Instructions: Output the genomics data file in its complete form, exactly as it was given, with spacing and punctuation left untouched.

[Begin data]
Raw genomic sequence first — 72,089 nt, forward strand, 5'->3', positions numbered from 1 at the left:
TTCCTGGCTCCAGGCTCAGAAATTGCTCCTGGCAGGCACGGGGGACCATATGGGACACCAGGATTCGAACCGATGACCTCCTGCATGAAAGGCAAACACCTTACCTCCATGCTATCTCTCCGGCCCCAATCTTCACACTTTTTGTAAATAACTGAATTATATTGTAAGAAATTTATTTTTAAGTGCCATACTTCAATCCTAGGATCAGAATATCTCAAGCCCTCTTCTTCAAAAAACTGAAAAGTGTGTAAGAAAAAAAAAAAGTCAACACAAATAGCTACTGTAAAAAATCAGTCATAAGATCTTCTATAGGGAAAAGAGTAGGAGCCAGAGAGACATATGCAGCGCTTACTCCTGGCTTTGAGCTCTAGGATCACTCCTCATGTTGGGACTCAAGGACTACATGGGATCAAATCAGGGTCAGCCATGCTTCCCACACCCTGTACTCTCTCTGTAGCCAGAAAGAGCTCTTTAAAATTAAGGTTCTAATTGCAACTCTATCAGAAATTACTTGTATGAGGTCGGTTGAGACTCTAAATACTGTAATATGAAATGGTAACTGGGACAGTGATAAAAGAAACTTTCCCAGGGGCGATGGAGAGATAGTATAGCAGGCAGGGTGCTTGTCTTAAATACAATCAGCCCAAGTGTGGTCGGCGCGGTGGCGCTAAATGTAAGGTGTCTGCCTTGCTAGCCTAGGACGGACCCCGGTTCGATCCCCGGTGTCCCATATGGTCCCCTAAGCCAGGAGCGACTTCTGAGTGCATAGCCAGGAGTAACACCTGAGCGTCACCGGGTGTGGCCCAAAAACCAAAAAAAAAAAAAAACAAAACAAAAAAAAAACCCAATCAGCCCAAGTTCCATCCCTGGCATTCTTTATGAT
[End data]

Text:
Raw genomic sequence first — 72,089 nt, forward strand, 5'->3', positions numbered from 1 at the left:
TTCCTGGCTCCAGGCTCAGAAATTGCTCCTGGCAGGCACGGGGGACCATATGGGACACCAGGATTCGAACCGATGACCTCCTGCATGAAAGGCAAACACCTTACCTCCATGCTATCTCTCCGGCCCCAATCTTCACACTTTTTGTAAATAACTGAATTATATTGTAAGAAATTTATTTTTAAGTGCCATACTTCAATCCTAGGATCAGAATATCTCAAGCCCTCTTCTTCAAAAAACTGAAAAGTGTGTAAGAAAAAAAAAAAGTCAACACAAATAGCTACTGTAAAAAATCAGTCATAAGATCTTCTATAGGGAAAAGAGTAGGAGCCAGAGAGACATATGCAGCGCTTACTCCTGGCTTTGAGCTCTAGGATCACTCCTCATGTTGGGACTCAAGGACTACATGGGATCAAATCAGGGTCAGCCATGCTTCCCACACCCTGTACTCTCTCTGTAGCCAGAAAGAGCTCTTTAAAATTAAGGTTCTAATTGCAACTCTATCAGAAATTACTTGTATGAGGTCGGTTGAGACTCTAAATACTGTAATATGAAATGGTAACTGGGACAGTGATAAAAGAAACTTTCCCAGGGGCGATGGAGAGATAGTATAGCAGGCAGGGTGCTTGTCTTAAATACAATCAGCCCAAGTGTGGTCGGCGCGGTGGCGCTAAATGTAAGGTGTCTGCCTTGCTAGCCTAGGACGGACCCCGGTTCGATCCCCGGTGTCCCATATGGTCCCCTAAGCCAGGAGCGACTTCTGAGTGCATAGCCAGGAGTAACACCTGAGCGTCACCGGGTGTGGCCCAAAAACCAAAAAAAAAAAAAAACAAAACAAAAAAAAAACCCAATCAGCCCAAGTTCCATCCCTGGCATTCTTTATGAT